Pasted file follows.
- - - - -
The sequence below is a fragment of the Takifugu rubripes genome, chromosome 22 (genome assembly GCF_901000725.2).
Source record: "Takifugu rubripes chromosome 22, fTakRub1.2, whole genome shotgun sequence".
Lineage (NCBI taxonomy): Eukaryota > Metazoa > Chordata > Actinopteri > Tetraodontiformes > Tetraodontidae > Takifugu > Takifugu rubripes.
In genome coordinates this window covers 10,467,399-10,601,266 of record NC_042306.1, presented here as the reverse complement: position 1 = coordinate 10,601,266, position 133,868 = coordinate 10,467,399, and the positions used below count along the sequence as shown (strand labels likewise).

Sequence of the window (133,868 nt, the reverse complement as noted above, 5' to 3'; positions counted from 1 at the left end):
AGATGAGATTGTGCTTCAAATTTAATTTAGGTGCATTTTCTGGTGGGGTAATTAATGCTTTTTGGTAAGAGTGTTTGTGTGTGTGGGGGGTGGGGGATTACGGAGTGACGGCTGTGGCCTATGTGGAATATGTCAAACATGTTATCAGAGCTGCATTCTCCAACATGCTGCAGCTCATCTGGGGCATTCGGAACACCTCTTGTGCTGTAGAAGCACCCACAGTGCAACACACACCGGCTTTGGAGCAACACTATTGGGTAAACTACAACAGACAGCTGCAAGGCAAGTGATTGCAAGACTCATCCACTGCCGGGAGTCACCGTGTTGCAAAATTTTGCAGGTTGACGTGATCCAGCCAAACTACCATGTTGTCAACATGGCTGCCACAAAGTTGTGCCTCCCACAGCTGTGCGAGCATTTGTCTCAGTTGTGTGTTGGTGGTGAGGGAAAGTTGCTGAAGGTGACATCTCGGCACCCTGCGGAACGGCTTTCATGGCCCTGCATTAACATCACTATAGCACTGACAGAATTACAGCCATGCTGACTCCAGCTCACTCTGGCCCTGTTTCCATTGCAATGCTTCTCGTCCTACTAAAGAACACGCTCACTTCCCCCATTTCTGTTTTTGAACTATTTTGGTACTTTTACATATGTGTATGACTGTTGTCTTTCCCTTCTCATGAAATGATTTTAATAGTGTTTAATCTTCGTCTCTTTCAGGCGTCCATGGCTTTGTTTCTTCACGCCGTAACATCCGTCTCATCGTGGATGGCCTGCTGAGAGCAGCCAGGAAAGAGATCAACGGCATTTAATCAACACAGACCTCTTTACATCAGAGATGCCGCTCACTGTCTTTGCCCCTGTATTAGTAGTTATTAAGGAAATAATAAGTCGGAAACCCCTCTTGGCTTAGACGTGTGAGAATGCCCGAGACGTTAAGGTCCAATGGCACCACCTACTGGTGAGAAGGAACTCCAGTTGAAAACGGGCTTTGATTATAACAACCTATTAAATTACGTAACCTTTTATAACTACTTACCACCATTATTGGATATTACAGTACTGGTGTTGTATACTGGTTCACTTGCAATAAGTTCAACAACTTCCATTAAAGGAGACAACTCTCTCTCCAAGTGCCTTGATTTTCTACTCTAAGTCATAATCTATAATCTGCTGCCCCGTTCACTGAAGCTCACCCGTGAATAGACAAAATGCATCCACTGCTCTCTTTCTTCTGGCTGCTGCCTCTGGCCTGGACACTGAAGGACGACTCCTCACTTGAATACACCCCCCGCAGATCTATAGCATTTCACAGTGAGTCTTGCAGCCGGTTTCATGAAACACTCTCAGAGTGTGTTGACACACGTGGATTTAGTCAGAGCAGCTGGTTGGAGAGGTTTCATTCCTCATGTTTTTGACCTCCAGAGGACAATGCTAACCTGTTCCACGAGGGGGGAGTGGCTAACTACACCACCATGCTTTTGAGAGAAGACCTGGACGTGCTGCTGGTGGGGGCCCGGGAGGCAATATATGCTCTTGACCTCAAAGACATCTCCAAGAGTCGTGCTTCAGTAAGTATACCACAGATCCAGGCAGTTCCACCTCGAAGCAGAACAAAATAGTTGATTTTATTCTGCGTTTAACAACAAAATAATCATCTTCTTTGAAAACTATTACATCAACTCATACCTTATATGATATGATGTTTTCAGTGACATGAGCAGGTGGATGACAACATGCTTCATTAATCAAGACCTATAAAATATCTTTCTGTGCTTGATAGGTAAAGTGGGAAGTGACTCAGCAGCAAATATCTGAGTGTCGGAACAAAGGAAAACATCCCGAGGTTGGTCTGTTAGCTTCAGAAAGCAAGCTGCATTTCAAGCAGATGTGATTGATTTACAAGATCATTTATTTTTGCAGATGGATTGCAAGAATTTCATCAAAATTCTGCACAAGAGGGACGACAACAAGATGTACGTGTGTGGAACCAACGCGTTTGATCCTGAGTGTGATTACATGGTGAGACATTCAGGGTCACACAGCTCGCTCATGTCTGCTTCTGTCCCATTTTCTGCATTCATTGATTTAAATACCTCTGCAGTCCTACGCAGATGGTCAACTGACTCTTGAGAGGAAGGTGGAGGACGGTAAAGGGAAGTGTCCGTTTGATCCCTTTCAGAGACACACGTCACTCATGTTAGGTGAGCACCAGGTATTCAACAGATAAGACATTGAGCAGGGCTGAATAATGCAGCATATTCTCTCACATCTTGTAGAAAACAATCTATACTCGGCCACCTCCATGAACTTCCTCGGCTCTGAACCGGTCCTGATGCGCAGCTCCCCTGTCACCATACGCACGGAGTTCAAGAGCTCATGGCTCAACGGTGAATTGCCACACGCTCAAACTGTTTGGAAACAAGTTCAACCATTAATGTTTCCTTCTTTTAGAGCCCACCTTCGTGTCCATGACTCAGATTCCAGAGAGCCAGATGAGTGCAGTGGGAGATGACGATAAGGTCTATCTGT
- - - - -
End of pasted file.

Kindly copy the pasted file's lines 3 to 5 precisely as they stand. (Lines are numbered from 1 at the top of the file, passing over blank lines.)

Lineage (NCBI taxonomy): Eukaryota > Metazoa > Chordata > Actinopteri > Tetraodontiformes > Tetraodontidae > Takifugu > Takifugu rubripes.
In genome coordinates this window covers 10,467,399-10,601,266 of record NC_042306.1, presented here as the reverse complement: position 1 = coordinate 10,601,266, position 133,868 = coordinate 10,467,399, and the positions used below count along the sequence as shown (strand labels likewise).

Sequence of the window (133,868 nt, the reverse complement as noted above, 5' to 3'; positions counted from 1 at the left end):